Opinions and emotions are running hot on the federal tax law changes enacted this week. It is important to put them aside for now and just push your pencil ­— to see whether there is anything there that you can use to your financial advantage in 2017.

Who  should do this? Every taxpayer with any financial flexibility at all surrounding the amounts and timing — 2017 vs. 2018 — of income, retirement contributions, charitable contributions or Minnesota income tax payments, and with likely taxable income of more than $9,525 if single, $13,600 if head of household or $19,050 if a married joint filer.

The new tax law is massively complex, so other circumstances may warrant similar attention.

Why  should people do this? Because the marginal federal income tax rates are changing, and often are a good bit higher in 2017 than they will be in 2018 at various taxable income levels. A rate that is 3 percentage points higher in 2017 than it will be in 2018 is typical, but far from universal, so taxpayers need to consult the 2017 and 2018 rate bracket tables and think about what they expect in each year and the extent, if any, to which other changes in their economic circumstances and the tax law are likely to affect them.

The biggest advantage is for married joint filers with taxable incomes from $237,950 to $315,000. Their marginal rate drops from 33 percent in 2017 to 24 percent in 2018. But for some others, the marginal rate will be higher in 2018 than in 2017 — joint filers with taxable incomes from $400,000 to $424,950; heads of household with taxable incomes from $51,800 to $51,850 or $157,500 to $424,950; and single filers with taxable incomes from $157,500 to $195,450 or $200,000 to $424,950.

Other than those ranges, the marginal rate will be no higher — and in the vast majority of situations will be lower — in 2018 than in 2017.

What might taxpayers do? Postpone receipt of income until 2018 if your marginal rate will drop, and accelerate receipt into 2017 if you’re in the rare situation of an increasing marginal rate.

On deductions, the advice is the opposite — take more deductions in 2017 than in 2018 if your 2017 marginal rate is higher than your 2018 rate, or do the opposite if your marginal rate will increase.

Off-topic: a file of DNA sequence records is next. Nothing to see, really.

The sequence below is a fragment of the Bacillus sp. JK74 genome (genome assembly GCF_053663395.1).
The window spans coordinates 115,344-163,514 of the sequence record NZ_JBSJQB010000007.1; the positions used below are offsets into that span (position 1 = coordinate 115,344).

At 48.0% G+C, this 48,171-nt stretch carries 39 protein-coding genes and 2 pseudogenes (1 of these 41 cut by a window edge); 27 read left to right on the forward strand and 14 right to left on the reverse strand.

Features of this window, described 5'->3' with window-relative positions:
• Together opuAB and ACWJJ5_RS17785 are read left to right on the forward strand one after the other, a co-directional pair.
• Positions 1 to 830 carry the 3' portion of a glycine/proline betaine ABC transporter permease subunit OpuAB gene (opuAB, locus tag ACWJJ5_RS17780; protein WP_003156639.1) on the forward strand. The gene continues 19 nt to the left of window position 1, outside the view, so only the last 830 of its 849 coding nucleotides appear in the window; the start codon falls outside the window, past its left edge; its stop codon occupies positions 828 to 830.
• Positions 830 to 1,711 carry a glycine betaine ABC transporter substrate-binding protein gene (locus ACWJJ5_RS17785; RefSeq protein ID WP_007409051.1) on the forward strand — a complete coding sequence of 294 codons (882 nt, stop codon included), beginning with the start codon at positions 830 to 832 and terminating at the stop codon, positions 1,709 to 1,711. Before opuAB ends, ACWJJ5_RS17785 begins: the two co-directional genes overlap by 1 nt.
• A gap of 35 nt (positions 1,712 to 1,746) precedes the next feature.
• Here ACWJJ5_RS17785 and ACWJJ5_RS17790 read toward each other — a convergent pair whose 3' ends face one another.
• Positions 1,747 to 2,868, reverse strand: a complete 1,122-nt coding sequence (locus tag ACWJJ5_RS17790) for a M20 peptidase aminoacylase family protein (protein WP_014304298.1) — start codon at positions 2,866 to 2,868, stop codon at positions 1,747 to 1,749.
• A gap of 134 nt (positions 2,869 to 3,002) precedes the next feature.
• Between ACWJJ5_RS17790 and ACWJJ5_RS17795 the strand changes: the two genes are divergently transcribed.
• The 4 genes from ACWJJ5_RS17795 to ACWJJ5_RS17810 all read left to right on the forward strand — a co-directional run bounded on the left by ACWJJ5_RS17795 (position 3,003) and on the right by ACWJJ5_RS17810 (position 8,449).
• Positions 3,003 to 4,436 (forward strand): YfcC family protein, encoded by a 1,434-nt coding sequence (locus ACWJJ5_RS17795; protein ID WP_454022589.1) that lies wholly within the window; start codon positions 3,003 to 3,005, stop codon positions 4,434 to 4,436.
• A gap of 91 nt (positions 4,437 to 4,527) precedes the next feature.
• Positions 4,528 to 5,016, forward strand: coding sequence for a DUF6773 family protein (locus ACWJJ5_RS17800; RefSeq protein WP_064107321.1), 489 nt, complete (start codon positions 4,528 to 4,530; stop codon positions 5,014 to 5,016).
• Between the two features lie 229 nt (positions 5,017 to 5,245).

Make deductible retirement contributions in 2017 rather than later if your 2017 rate is higher. (This retirement funding decision can wait until tax filing time, as that flexibility is built into the law.)

Recipients of pass-through business income almost certainly will want the pass-through business to do whatever it can between now and year end to shift income from 2017 into 2018 because of the highly favored treatment such income will receive beginning next year.

Decisions on charitable contributions and Minnesota income tax payments are further complicated by the radical increase in the standard deduction from 2017 to 2018, and by the limitation on state and local tax deductibility, which will be $10,000 in 2018.

The standard deduction will increase from $6,350 to $12,000 for single filers, $9,350 to $18,000 for heads of household, and $12,700 to $24,000 for married joint filers. This means that taxpayers with itemized deductions less than the foregoing amounts in 2018 will be better off taking the standard deduction than itemizing deductions.

Thus, in addition to checking your likely marginal tax bracket for each year, you should consider whether or not you will be itemizing deductions or just taking the standard deduction in 2018.

On charitable deductions, it may make sense for those with financial flexibility to make contributions this month that they ordinarily would not make until 2018 or even later. The financial advantage is obvious if one’s marginal rate will be dropping.

The same advice applies, even for those facing a marginal rate increase, if one’s total itemized deductions in 2018 are likely to be less than the standard deduction. For that will mean that there is no federal income tax benefit whatsoever to making charitable contributions after 2017.

On Minnesota income taxes, taxpayers who pay estimated tax should be sure to provide amply for their 2017 Minnesota income tax by making a payment by year’s end. This applies both to taxpayers who generally pay more than the new $10,000 limit on deductibility of state and local taxes that will apply in 2018 — and to those who will no longer itemize because their total itemized deductions will be less than their new standard deduction.

Aggressive taxpayers might try to game the system by deliberately overpaying their Minnesota income taxes or prepaying health insurance premiums before year’s end. But prepayment of liabilities probably is not technically allowable as a deduction for cash method taxpayers.

The bottom line for almost all individual income taxpayers is to forget about what you think of the federal law changes and drill down on whether there is anything you can do to benefit yourself financially right now as a result of the tax law overhaul.


John P. James is an attorney who was Minnesota’s commissioner of revenue from 1987 to 1991 under Gov. Rudy Perpich.